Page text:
About Car Air Conditioners

by Jessica Reed

It's hard to imagine a car without air conditioning, but car air conditioners have only been common for the last twenty years. Today, 80 percent of people in the United States drive a car with air conditioning. This is a relatively simple system in your car that provides relief from the heat and humidity outside. Much like a home air conditioning system, car air conditioners are for your comfort, and make car trips more enjoyable.

History

Car air conditioning comes standard in most of today's vehicles. Older vehicles were made without air conditioning. They were uncomfortable because when it was hot outside the car, it was hot inside the car as well. The only means of cooling the car was to roll down the windows. The first car air conditioning system was offered as an extra feature that could be added to your vehicle. This was first used by The Packard Motor Car Company. However, these air conditioning units were very large and didn't cool the car efficiently. They were also expensive. Fifteen years later, General Motors began to sell air conditioners that cooled the car significantly more than the Packard version.

Time Frame

The Packard Motor Car Company's first car with air conditioning was introduced in the year 1939. It was advertised as the world's only air conditioned car. These cars used a refrigeration system of air conditioners that were installed by Cadillac in 1941. However, the driver had to get out and shut off the air conditioning manually from where it was located--inside the trunk. After World War II, Cadillac started putting controls on the inside of their cars. In 1958, the Pontiac V8 came out with its more effective air conditioning system, which was easier to use and cooled the car better. Air conditioning became common in cars around the 1970's.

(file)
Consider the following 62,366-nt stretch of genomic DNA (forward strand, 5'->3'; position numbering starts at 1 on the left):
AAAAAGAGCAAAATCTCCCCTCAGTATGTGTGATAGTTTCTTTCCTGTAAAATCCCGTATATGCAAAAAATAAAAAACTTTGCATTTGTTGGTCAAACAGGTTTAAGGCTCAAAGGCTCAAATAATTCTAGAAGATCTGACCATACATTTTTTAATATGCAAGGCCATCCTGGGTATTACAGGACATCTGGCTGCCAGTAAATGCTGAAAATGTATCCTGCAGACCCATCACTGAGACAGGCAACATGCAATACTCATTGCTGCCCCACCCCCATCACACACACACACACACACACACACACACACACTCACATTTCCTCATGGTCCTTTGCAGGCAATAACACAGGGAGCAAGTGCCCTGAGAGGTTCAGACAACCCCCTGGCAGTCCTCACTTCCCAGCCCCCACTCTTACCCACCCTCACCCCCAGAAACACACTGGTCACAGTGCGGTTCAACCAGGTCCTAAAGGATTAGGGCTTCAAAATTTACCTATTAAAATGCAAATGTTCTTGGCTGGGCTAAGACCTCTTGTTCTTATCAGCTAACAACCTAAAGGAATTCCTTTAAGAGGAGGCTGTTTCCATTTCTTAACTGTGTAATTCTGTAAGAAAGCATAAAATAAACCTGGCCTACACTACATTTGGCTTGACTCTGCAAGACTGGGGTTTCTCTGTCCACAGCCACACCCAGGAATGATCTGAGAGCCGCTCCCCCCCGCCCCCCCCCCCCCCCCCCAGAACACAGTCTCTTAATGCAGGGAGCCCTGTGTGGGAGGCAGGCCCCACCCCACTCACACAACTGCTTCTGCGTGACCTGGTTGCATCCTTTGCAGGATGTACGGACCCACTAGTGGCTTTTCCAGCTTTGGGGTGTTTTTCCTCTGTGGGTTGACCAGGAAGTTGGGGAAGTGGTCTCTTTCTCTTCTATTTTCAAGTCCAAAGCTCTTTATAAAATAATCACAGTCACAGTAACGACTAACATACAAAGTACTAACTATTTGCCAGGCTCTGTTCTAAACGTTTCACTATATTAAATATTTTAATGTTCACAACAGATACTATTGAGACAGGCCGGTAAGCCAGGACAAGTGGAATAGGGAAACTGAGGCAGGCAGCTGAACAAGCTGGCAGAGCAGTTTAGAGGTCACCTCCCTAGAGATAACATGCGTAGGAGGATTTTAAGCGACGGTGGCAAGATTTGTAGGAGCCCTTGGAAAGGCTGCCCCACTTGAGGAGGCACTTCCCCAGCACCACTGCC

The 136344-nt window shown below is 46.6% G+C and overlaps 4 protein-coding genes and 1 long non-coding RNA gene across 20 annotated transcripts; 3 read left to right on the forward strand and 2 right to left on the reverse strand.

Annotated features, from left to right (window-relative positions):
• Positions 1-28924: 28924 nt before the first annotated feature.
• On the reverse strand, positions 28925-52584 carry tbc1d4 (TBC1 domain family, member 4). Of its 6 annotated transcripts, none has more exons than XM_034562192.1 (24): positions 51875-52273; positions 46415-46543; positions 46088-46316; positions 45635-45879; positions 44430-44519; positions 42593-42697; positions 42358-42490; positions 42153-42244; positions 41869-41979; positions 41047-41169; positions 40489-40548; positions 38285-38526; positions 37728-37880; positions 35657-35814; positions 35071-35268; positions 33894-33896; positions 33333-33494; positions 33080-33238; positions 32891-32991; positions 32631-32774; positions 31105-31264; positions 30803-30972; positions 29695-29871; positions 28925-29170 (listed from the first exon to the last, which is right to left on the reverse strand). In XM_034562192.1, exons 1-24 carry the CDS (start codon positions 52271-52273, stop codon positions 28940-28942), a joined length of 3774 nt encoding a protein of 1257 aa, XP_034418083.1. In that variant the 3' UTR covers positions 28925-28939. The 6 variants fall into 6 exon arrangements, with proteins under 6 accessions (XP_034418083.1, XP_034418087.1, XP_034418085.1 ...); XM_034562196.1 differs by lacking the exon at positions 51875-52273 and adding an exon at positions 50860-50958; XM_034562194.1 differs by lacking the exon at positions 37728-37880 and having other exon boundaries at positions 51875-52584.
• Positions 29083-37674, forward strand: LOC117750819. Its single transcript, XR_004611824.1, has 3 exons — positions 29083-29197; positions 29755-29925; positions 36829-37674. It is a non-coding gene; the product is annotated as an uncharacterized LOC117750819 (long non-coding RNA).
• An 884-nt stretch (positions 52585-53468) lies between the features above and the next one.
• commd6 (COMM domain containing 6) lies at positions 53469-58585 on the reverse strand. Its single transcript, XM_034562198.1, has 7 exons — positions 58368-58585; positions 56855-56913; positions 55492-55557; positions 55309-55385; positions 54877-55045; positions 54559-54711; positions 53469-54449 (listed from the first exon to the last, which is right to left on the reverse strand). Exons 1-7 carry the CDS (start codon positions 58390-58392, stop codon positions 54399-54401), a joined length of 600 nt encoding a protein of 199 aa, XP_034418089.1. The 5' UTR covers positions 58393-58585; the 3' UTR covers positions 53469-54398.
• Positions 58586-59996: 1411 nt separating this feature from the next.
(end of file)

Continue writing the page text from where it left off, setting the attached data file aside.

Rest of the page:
Significance

The purpose of the car's air conditioning system is simple. It's there to keep the car cool during a trip in hot or humid weather. The air conditioner makes the car more comfortable for the driver and passengers alike. Many of today's cars allow the temperature to be set to a certain degree and the air conditioner or heater will adjust the air until the desired temperature is reached. The only drawback to air conditioning is its affect on the gas mileage of the car. Studies are being done to determine how air conditioning affects a car's gas mileage as compared to how other things, such as rolling down the windows, affect the gas mileage.

Types

The Packard and Cadillac cars featured the refrigeration system of air conditioning. As these were not very effective in cooling the car, the Pontiac V8's were invented and used a two-cylinder reciprocating compressor. They also used an all-brazed compressor as well as the magnetic clutch that was better for the car and its fuel consumption. As modern technology takes over, computers and sensors are added to help the air conditioner know exactly what temperature to keep the car at, and when to turn the air conditioner off. They also allow the passenger to have a separate set of controllers to adjust the air conditioner's temperature on their side of the car.

Function

R-134a refrigerant, a gas, is inside the air conditioner's system. The compressor in your car adds pressure to it. The more pressure that is added, the hotter the gas gets. It absorbs the heat from all around it, thus causing it to heat up dramatically. Once it's hot, it goes through a series of tubes that allow the heat to be removed from the gas. Once the gas becomes cool enough, it turns into a liquid which creates the cool air we feel in our cars. R-134a is being banned in some states because it has been shown to be harmful to the atmosphere.

About the Author

This article was written by the It Still Runs team, copy edited and fact checked through a multi-point auditing system, in efforts to ensure our readers only receive the best information. To submit your questions or ideas, or to simply learn more about It Still Runs, contact us.

Photo Credits

  • photo_camera http://www.familycar.com/Classroom/ac1.htm, 17 Dec. 2008.